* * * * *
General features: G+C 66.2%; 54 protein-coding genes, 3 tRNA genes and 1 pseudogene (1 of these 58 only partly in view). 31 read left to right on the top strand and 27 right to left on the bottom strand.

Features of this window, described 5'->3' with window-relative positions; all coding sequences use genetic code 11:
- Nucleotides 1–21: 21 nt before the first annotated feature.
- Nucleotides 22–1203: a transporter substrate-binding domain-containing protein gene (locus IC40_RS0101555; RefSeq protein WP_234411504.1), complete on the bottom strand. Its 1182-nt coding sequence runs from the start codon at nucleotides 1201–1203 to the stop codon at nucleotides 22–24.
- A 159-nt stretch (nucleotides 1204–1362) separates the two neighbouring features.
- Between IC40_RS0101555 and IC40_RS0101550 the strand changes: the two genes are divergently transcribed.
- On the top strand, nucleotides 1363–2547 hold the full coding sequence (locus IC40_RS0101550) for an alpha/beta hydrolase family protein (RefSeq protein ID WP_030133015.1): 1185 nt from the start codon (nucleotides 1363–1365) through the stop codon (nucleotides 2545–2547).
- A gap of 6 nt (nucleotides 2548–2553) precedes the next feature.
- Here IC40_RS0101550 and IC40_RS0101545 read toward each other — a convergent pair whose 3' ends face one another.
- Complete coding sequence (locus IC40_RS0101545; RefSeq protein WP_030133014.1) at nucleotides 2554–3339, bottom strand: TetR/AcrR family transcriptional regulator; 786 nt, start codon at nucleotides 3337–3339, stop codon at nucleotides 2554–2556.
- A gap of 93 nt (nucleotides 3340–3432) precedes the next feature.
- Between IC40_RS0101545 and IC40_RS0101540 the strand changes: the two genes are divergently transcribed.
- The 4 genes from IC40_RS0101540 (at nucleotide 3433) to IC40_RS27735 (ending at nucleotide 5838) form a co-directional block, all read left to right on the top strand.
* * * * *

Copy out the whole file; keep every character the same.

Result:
General features: G+C 66.2%; 54 protein-coding genes, 3 tRNA genes and 1 pseudogene (1 of these 58 only partly in view). 31 read left to right on the top strand and 27 right to left on the bottom strand.

Features of this window, described 5'->3' with window-relative positions; all coding sequences use genetic code 11:
- Nucleotides 1–21: 21 nt before the first annotated feature.
- Nucleotides 22–1203: a transporter substrate-binding domain-containing protein gene (locus IC40_RS0101555; RefSeq protein WP_234411504.1), complete on the bottom strand. Its 1182-nt coding sequence runs from the start codon at nucleotides 1201–1203 to the stop codon at nucleotides 22–24.
- A 159-nt stretch (nucleotides 1204–1362) separates the two neighbouring features.
- Between IC40_RS0101555 and IC40_RS0101550 the strand changes: the two genes are divergently transcribed.
- On the top strand, nucleotides 1363–2547 hold the full coding sequence (locus IC40_RS0101550) for an alpha/beta hydrolase family protein (RefSeq protein ID WP_030133015.1): 1185 nt from the start codon (nucleotides 1363–1365) through the stop codon (nucleotides 2545–2547).
- A gap of 6 nt (nucleotides 2548–2553) precedes the next feature.
- Here IC40_RS0101550 and IC40_RS0101545 read toward each other — a convergent pair whose 3' ends face one another.
- Complete coding sequence (locus IC40_RS0101545; RefSeq protein WP_030133014.1) at nucleotides 2554–3339, bottom strand: TetR/AcrR family transcriptional regulator; 786 nt, start codon at nucleotides 3337–3339, stop codon at nucleotides 2554–2556.
- A gap of 93 nt (nucleotides 3340–3432) precedes the next feature.
- Between IC40_RS0101545 and IC40_RS0101540 the strand changes: the two genes are divergently transcribed.
- The 4 genes from IC40_RS0101540 (at nucleotide 3433) to IC40_RS27735 (ending at nucleotide 5838) form a co-directional block, all read left to right on the top strand.